Now that it’s officially September, I’m wrapping up my summer reading and what a summer of reading it was!

I’m thrilled that I completed my goal of reading 100 books by the end of the summer and now I’m plugging away to see how many I can read by the end of 2021.

In this post, I wanted to share my top ten reads for the summer. You can also hear me talk about them in this week’s podcast episode.

In no particular order, here are my favorites:

  • The Bookish Life of Nina Hill by Abbi Waxman: This was such a fun book about a bookstore employee who gains a new family after the biological father that she never knew passes away. You’ll love this one if you like pub trivia, books, or snarky humor.
  • Range by David Epstein: I listened to this on audio and it’s perfect for academics who never quite wanted to niche because they love too many topics, but needed the research to show that being a generalist is actually a great contribution to society. Perfect for fans of Emilie Wapnick’s How to Be Everything.
  • Between Two Kingdoms by Suleika Jaoud: This was a tough read, but the author’s rendition on audio was wonderful. The author shares her story of undergoing cancer treatment for leukemia over several years and the road trip that she took to celebrate a successful remission. The writing is beautiful and it was a treat to hear the author’s voice telling her story.
  • Girl A by Abigail Dean: This book is kind of a mystery novel and kind of a psychological family drama. The basic premise is that a family of children were abused for several years without anyone knowing. Told from the perspective of one of the children as an adult, the book takes place after her mother, who eventually goes to prison, dies and leaves her their childhood home. The unraveling of the narrative and what happens to each child is really masterfully done. (It probably goes without saying, but trigger warning for child abuse.)
  • When the Stars Go Dark by Paula McCain: I really enjoyed this book about the early days of investigating child kidnapping cases in the U.S. The author pulled in information from real cases in the 1980s that made the story feel a lot more grounded, even though the main plot is fiction. (Trigger warning for children in peril.)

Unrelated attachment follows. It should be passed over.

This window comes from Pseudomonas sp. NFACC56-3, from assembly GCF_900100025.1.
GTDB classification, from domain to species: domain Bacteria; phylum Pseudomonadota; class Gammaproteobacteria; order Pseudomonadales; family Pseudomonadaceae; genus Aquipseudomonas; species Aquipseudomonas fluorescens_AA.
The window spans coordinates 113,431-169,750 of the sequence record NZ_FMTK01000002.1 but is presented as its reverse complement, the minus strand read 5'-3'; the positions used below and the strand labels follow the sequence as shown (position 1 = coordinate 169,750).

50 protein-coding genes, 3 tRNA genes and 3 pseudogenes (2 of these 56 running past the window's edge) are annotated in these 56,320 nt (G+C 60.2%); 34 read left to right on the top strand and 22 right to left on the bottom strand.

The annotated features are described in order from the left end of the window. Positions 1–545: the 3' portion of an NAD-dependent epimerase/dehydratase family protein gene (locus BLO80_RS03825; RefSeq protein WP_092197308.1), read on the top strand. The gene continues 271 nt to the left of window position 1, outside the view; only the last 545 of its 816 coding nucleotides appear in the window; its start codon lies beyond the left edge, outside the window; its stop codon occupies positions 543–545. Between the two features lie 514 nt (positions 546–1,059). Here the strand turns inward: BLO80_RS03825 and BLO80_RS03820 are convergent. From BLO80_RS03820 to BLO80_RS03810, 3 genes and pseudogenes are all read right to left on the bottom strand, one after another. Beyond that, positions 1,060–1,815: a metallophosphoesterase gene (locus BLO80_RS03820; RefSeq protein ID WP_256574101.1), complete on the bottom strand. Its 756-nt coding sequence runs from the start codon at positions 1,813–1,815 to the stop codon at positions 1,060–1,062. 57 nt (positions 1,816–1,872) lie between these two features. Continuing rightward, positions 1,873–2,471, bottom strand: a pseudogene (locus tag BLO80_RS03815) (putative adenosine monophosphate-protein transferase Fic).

• Hail Mary by Any Weir: I love, love, loved this book. I can’t share much without giving plot twists away, but I thought this book was funny, creative, and just really a fun read. If you are looking for a page turner that offers some fun science fiction, grab this one.
  • We Begin at the End by Chris Whitaker: Of all the books I read over the summer, this was probably one of the more literary ones. It was also a heart breaker at times, but in all the right ways. The book tells the story of a criminal who returns to his hometown after being released from prison and the sheriff who was his childhood best friend. It’s also so much more. Highly recommended. (Trigger warning for addiction and suicide.)
  • Local Woman Missing by Mary Kubica: I tried to explain the plot of this to my partner and I failed miserably. It’s got some crazy twists and turns and was perfect for a suburban drama/mystery if you like to be kept on your toes. (Trigger warning for children in peril.)
  • A Man Called Ove by Fredrik Backman: This one had been on my list for a while and I finally got around to it. It’s a charming story of an curmudgeonly older man who is befriended by a new family that moves in next door. I also really liked the movie adaptation, which made my partner laugh out loud in several places. (Trigger warning for suicide.)
  • Evvie Drake Starts Over by Linda Holmes: This was a great book to close out the summer since it’s all about new beginnings and fresh starts. The title character is getting ready to leave her husband (literally, her suitcase is in the car) when she gets a call that he died. Now she has to navigate being a grieving widow when she doesn’t have as much to grieve as everyone around her thinks she does.

I’d also love to hear what you read over the summer. If you want to follow what I’m reading, come on over and connect with me on Goodreads!